The following article is from the Diversity in the Recycling Industry: Successes, Lessons Learned, and Ways to Improve session at ISRI2021. If you would like to watch this session in its entirety, you can still register for ISRI2021 here. This session, along with others, are available to attendees on demand.
Studies show companies with diverse leadership are more profitable and achieve more earnings. But how can business leaders ensure their companies are diverse and inclusive in every aspect from hiring practices to company culture? During the session Diversity in the Recycling Industry: Successes, Lessons Learned, and Ways to Improve at ISRI2021, presented by ISRI’s Women in Recycling Council, panelists provided insight and shared experiences on making companies more diverse and inclusive for all.
“Diversity is being invited to the party, and inclusion is being asked to dance,” says Stef Murray, vice president of human resources & chief diversity officer at Schnitzer Steel. For Murray, diversity and inclusion go hand in hand and are a “necessity, a business imperative.” Companies can look to profits to see its impact on business, says Sean Daoud, vice president & treasurer at PNW Metal Recycling, Inc. But diversity also requires promoting different perspectives and mindsets. A company with diverse leadership can make good decisions and promote strong ideas for future success. “Diversity is success,” he says.
Giving People a Voice in the Workplace
Promoting a diverse workforce requires creating a space where people feel comfortable speaking up and expressing opinions. In George Adams’ experience, people often hesitate expressing their thoughts and opinions to supervisors. As chief executive officer at SA Recycling, Adams makes sure his employees know their voices and opinions will be heard and respected. “You have to make people realize that you respect what they’re going to say, you want to hear what they’re going to say, and you need to empower them to do that,” Adams explains.
For Adams, the worst case scenario for a company is having a “yes” person who only tells you what they think you want to hear. Instead, you want people to feel comfortable contributing to conversations. In an effort to create that space, Adams ingratiates himself amongst his staff. When he goes to the yard, he dresses like staff working in the yard. He reads body language, and if he thinks someone is reluctant to speak, he insists they let him know if he’s wrong on an issue. Running a company means trusting people on the ground. “You have to support them, encourage them, and make sure they’re comfortable speaking up,” he says.
Setting Goals, Not Quotas
The panelists cautioned against using quotas to achieve more diversity. Adams doesn’t hire a certain number of women or people of color (POC), rather he believes in promoting everyone up, and allowing the best people to succeed. That strategy works for SA Recycling—76% of employees are minorities, 63% of supervisors are minorities, and 30% of senior management are women. Finding the best people for the job and giving everyone a chance can naturally result in diversity. Murray agrees quotas don’t necessarily work. Instead, she recommends setting goals and targets for diversity, just as companies set targets for anything else.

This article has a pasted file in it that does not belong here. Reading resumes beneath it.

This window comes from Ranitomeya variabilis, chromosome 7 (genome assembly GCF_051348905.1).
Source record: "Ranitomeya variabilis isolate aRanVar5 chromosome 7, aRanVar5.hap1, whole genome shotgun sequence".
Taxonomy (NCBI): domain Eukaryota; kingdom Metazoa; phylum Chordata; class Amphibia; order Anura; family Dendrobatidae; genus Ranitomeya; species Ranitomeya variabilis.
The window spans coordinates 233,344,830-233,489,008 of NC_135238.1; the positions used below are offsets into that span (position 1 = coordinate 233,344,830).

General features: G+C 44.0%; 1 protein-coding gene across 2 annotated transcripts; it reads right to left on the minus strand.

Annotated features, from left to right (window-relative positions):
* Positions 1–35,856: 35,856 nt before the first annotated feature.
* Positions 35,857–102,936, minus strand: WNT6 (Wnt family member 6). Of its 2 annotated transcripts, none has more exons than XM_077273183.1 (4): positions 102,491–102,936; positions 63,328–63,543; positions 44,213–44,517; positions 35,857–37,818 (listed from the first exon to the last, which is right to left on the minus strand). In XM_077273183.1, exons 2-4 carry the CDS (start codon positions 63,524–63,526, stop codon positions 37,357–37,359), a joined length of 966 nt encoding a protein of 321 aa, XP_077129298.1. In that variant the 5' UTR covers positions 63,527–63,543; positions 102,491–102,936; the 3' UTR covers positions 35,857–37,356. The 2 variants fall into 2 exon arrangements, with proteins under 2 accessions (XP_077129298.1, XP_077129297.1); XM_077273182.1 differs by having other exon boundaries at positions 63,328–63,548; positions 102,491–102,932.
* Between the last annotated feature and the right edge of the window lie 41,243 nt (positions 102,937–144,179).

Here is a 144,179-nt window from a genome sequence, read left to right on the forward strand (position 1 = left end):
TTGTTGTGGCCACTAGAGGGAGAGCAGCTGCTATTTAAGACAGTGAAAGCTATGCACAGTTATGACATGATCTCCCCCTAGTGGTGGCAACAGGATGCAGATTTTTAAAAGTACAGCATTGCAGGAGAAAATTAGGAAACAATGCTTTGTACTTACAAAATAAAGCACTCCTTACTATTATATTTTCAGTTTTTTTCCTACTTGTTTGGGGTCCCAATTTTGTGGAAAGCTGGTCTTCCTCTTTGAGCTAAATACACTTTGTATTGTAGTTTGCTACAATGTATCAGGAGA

Overcoming Struggles in Building a Diverse Team
When scouring the job pool for diverse candidates, companies many run into difficulties. For example, there’s a lack of knowledge surrounding the recycling industry, and candidates from diverse backgrounds may not be aware of all the career opportunities the industry has to offer. It’s important to highlight all its changes and progress. The industry was “green before green was cool,” Murray says, which could make it a more attractive industry to Millennials and Generation Z. The industry actively promotes from within, which means steady career growth.
Showing people how the industry differs from preconceived notions is important when tackling diversity, Daoud says. Recycling is often seen as a dirty business which is inaccurate considering how it’s evolved. “The public, the individuals we want to hire, need to understand it’s a great business,” Daoud says. “Without us, the world that we live in would not be the same.”
When recruiting, companies should think outside the box to attract candidates from all walks of life, says Nidhi Turakhia, executive vice president at Allied Alloys. She suggests exploring unique places for candidates, including rehab centers, second chance candidates, and job fairs at local community colleges and schools. Job postings and descriptions should attract all genders, cultures, races, and people from different backgrounds, she adds.
Taking these steps can help grow a diverse and inclusive workforce and a more diverse industry overall. But there’s no endgame when it comes to diversity and inclusion. There’s always more work to do. “Diversity and inclusion is not a destination, it’s a journey,” Murray says.
Photo caption: (From top left going clockwise) Sandy Brooks, Stef Murray, Sean Daoud, George Adams and Nidhi Turakhia discuss the importance of fostering a diverse and inclusive workplace for all.